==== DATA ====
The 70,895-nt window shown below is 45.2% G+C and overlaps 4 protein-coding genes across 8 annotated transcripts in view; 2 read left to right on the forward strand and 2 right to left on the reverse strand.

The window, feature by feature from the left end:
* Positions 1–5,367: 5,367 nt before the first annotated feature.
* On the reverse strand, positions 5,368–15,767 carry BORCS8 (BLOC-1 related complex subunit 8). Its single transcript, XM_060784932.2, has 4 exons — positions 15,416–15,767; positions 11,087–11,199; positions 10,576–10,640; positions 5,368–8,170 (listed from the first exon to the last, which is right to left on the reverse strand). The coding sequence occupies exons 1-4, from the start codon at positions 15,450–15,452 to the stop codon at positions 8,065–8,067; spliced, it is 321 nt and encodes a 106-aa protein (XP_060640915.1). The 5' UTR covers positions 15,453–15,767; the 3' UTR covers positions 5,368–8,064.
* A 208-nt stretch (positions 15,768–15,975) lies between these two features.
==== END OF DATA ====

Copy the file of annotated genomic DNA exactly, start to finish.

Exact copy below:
The 70,895-nt window shown below is 45.2% G+C and overlaps 4 protein-coding genes across 8 annotated transcripts in view; 2 read left to right on the forward strand and 2 right to left on the reverse strand.

The window, feature by feature from the left end:
* Positions 1–5,367: 5,367 nt before the first annotated feature.
* On the reverse strand, positions 5,368–15,767 carry BORCS8 (BLOC-1 related complex subunit 8). Its single transcript, XM_060784932.2, has 4 exons — positions 15,416–15,767; positions 11,087–11,199; positions 10,576–10,640; positions 5,368–8,170 (listed from the first exon to the last, which is right to left on the reverse strand). The coding sequence occupies exons 1-4, from the start codon at positions 15,450–15,452 to the stop codon at positions 8,065–8,067; spliced, it is 321 nt and encodes a 106-aa protein (XP_060640915.1). The 5' UTR covers positions 15,453–15,767; the 3' UTR covers positions 5,368–8,064.
* A 208-nt stretch (positions 15,768–15,975) lies between these two features.